The value of any payout is another contested point, since lawyers will argue that investors also deserve compensation for lost investment performance. However, securing such a payment would likely require a long legal and uncertain battle. A pre-trial settlement, with a compromise on the level of compensation, could also be on the table.
What next for Neil Woodford?
Neil Woodford, who declined requests to comment for this article, has expressed remorse over the fund’s demise, but won’t accept blame for the fallout.
“What I was responsible for was two years of underperformance — I was the fund manager,” he said in a February interview with the Sunday Telegraph. But he argued that Link’s decision to liquidate the fund was the “worst possible thing they could do” and “incredibly damaging to investors”.
Some FT Money readers support this view, although Link maintains it acted in the best interests of investors.
However, many readers are incensed that Woodford went public with a new venture, Woodford Capital Management Partners, and announced it planned to advise investment firm Acacia Research on a portfolio of life science companies formerly held in WEIF, which Acacia bought from Link in 2020.
Woodford initially said he planned to register the new fund management company in Jersey, but the island’s regulator swiftly scotched the plan. “Anyone who gets off the plane thinking that Jersey is a soft touch has wasted the price of the ticket,” Martin Moloney, the regulator’s director-general, told the FT in March.
Since then, WCM Partners — which has said it will only serve institutional investors — has turned up in corporate filings in the Cayman Islands and the US state of Delaware. In late April, the Cayman regulator said it hadn’t received an application for clearance to operate there.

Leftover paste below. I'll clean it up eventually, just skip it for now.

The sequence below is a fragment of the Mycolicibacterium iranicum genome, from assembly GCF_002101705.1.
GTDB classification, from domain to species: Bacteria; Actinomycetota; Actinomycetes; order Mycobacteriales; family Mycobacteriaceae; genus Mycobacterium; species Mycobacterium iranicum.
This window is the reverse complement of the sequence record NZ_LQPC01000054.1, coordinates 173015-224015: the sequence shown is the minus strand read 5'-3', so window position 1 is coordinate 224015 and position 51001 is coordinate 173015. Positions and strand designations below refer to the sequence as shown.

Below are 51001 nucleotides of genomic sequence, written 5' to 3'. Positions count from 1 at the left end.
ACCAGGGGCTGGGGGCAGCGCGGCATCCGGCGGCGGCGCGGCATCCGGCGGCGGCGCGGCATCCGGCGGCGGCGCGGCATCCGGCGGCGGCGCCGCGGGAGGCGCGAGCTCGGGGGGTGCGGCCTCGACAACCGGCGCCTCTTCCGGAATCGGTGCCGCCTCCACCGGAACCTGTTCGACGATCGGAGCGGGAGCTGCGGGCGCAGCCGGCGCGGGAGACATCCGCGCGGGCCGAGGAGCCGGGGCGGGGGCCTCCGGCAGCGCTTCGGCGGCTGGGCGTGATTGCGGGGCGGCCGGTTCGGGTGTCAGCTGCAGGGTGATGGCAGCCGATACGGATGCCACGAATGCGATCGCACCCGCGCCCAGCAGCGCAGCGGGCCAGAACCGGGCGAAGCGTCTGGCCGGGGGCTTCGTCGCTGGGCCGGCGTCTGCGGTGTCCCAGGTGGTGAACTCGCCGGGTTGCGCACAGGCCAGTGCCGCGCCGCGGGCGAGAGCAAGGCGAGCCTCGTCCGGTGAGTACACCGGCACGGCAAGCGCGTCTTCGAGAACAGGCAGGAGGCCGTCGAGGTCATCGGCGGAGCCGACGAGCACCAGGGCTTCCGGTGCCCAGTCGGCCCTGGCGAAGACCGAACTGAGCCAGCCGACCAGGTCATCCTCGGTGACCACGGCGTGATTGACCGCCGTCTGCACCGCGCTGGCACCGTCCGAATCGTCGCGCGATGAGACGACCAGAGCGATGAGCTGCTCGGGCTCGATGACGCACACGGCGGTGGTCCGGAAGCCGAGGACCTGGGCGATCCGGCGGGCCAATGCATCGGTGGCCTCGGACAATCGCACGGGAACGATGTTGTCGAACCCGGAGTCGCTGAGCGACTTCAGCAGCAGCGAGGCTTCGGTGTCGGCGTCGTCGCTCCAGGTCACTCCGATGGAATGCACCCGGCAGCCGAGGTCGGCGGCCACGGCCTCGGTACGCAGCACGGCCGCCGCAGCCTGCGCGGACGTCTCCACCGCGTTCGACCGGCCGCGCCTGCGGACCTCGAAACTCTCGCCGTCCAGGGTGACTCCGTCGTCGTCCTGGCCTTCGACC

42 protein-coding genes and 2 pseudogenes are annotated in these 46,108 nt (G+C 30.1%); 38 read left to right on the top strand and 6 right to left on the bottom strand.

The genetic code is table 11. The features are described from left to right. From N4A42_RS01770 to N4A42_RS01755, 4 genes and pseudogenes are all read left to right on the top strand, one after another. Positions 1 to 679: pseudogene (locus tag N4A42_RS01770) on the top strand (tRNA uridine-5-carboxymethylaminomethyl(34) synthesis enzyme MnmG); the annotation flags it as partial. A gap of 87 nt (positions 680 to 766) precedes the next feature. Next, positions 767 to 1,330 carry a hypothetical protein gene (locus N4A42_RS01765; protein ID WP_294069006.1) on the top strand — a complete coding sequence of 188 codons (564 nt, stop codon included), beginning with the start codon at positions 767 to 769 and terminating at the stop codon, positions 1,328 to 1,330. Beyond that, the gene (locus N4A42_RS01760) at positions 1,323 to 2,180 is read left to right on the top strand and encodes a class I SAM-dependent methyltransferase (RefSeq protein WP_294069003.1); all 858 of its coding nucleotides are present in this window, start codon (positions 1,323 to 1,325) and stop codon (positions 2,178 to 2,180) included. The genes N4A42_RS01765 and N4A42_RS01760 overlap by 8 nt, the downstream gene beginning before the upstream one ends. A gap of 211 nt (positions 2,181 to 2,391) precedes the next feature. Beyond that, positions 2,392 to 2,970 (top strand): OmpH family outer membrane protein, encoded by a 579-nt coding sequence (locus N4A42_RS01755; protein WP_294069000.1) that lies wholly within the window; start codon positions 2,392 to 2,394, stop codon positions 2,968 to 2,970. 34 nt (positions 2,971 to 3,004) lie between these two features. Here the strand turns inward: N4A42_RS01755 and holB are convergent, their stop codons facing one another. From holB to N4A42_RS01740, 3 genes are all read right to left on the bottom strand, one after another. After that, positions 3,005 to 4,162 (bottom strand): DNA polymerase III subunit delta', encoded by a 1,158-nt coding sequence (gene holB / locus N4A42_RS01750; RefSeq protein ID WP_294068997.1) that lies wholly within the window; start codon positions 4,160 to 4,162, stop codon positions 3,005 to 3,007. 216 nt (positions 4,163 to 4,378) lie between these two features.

“He shouldn’t be allowed to start any new investment business until all this is settled, no matter where in the world,” said FT Money reader Philip. “What sort of example does this set?”
What about the FCA investigation?
The UK regulator opened an enforcement investigation in June 2019, with both the Woodford empire and Link Fund Solutions in its crosshairs. Two years on, the apparent lack of progress has infuriated MPs on the influential Treasury select committee, who have demanded the FCA set an end-date for the investigation.
Last week, FCA chief executive Nikhil Rathi said the regulator had finished “all key interviews” and was due to finish its investigation “before the end of the year” having analysed 20,000 pieces of evidence.
The regulator has interviewed Woodford as well as his business partner Craig Newman and senior members of Link, but has yet to reveal the direction of its investigation or set an end date. Rathi said: “I appreciate it may be frustrating that I am unable to provide further details” adding that he was bound by confidentiality.
According to two individuals close to the investigation, the regulator is scrutinising to what extent the interests of all investors were adequately considered when the level of liquidity reduced, and the fund was suspended. It has also been looking at whether Woodford or Link broke the “spirit of” FCA rules.
The FCA has the power to fine or ban individuals if it finds wrongdoing.
Any adverse findings in its report could strengthen the legal cases for investor compensation. However, some FT Money readers believe there should be an independent probe into the regulator’s role and its failure to act on previous warnings about the fund.
“Who is reporting on the FCA’s performance?” asks FT Money reader Iain. “Are they marking their own homework?”
As investors wait to learn the report’s conclusions, industry figures await the wider ramifications of the FCA’s probe — in particular, what the regulator says about the role of authorised corporate directors and the potential conflicts of interest that could arise from their supervision of fund managers, and whether it will tighten the rules surrounding “best buy” lists.
Woodford investors are still waiting for a reckoning — although few readers expressed much hope of receiving any compensation.
Blinston said she has signed up to one of the joint legal actions mostly because she doesn’t want attention on the scandal to fade. “I do hope that it will raise the profile of the shortcomings of everyone involved,” she says, adding she will no longer invest in anything but the safest products.
The collapse of a fund that was so popular with retail investors has also shaken her faith in the wider investment industry. “Ordinary people, like my children and grandchildren, are now are saying they won’t save for a pension because they don’t trust it.”